NOTE: Reserving your tickets in advance enhances your guest experience by saving time on arrival. Get your tickets today.



Interview with a Scientist: Emily Braham
Aug 18

Interview with a Scientist: Emily Braham

By Phipps Science Education and Research

On Sat., Aug. 20 from 1:30 – 3:00 p.m., we will be featuring University of Pittsburgh Ph.D. student Emily Braham at our "Meet a Scientist" public program. The Science Communication Fellowship program at Phipps seeks to bring scientists and public audiences together in face-to-face public interactions that promote appreciation and understanding of current scientific research and its application. As part of this programming, Phipps hosts regular "Meet a Scientist" public programs in our Tropical Forest Palm Circle where visitors can engage with fellows, learn all about their research and occupations, and see the instruments and equipment utilized  in their important work.

Phipps: Why did you become a scientist?

Emily: Numbers have fascinated me since I was a young child. As I grew older I wondered why some people struggled with math more than others. This curiosity fueled my desire to study differences in how people think and how they experienced math as children. As a scientist, I try to figure out how young children come to understand and learn about the world around them. In particular, I am interested in how they think about numbers and how parents and teachers can support their learning about math.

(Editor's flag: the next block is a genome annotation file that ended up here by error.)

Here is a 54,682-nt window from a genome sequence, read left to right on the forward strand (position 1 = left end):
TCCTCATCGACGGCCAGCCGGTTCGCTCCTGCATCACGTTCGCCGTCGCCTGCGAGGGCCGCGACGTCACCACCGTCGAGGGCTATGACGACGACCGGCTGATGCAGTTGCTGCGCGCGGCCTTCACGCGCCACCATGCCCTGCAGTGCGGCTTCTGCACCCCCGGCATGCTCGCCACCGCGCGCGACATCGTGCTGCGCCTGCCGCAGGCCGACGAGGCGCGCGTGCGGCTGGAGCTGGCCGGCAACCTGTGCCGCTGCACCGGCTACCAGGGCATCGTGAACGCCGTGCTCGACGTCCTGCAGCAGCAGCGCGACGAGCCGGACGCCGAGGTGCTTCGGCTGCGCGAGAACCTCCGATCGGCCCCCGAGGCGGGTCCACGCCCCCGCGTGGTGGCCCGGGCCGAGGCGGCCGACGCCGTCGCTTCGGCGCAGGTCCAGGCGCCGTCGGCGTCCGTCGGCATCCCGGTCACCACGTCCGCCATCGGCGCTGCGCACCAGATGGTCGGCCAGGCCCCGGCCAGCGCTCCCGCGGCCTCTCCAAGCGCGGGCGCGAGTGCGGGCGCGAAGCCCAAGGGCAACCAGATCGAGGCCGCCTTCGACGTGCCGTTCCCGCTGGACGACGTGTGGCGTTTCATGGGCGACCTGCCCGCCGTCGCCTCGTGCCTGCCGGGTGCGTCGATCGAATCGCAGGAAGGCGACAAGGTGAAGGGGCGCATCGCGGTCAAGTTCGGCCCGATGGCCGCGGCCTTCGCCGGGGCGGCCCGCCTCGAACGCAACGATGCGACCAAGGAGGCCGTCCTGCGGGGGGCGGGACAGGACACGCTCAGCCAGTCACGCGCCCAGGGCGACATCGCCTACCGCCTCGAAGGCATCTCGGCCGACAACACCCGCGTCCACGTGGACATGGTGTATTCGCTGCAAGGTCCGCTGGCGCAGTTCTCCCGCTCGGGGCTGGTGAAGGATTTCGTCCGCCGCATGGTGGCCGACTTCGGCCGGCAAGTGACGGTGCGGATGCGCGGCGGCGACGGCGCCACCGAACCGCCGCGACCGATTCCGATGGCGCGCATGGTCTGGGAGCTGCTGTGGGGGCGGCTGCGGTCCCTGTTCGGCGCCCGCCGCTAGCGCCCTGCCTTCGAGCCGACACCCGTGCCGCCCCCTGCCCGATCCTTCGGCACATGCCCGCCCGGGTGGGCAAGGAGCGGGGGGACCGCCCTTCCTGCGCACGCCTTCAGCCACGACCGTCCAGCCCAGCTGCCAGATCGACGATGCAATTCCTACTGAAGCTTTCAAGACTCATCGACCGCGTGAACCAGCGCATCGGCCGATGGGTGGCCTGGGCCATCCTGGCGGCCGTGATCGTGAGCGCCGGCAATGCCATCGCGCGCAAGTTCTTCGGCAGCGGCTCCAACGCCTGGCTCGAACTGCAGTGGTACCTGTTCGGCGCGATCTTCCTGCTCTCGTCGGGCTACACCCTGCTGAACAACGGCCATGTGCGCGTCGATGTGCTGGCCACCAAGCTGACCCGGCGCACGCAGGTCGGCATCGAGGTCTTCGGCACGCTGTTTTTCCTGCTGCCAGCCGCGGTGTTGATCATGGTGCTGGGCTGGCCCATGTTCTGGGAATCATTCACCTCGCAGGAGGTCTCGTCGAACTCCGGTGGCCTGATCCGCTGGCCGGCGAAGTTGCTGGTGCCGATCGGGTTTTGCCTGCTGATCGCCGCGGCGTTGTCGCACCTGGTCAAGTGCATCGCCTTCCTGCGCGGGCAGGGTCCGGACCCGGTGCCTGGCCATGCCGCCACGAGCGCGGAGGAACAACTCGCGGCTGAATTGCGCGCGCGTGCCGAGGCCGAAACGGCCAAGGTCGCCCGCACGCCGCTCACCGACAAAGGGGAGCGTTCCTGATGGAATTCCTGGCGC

Phipps: What is the most exciting thing you’ve ever done at work?

Emily: I recently worked with families who were visiting a children’s museum. I loved seeing how children could learn new information and important math concepts through playing with their parents in this fun environment.

Phipps: What skills do you use in your job?

When you work with young children, you have to find creative ways to study what they think and know. This requires innovation, critical thinking, effective communication, and lots of patience.

Phipps: What is your favorite part of your job?

Emily: My favorite part of my job is engaging parents and teachers in conversations about children’s math development. Through my research, I hope to show people that supporting early math learning is just as important as supporting early literacy.

Phipps: Why is science education important?

Emily: Science education shows people that research is a valuable tool for answering questions and making discoveries. Scientists come from many different backgrounds and work to answer many different types of questions. By exposing children to these scientists, we make it more likely they will view science as a career option for studying a topic they care about.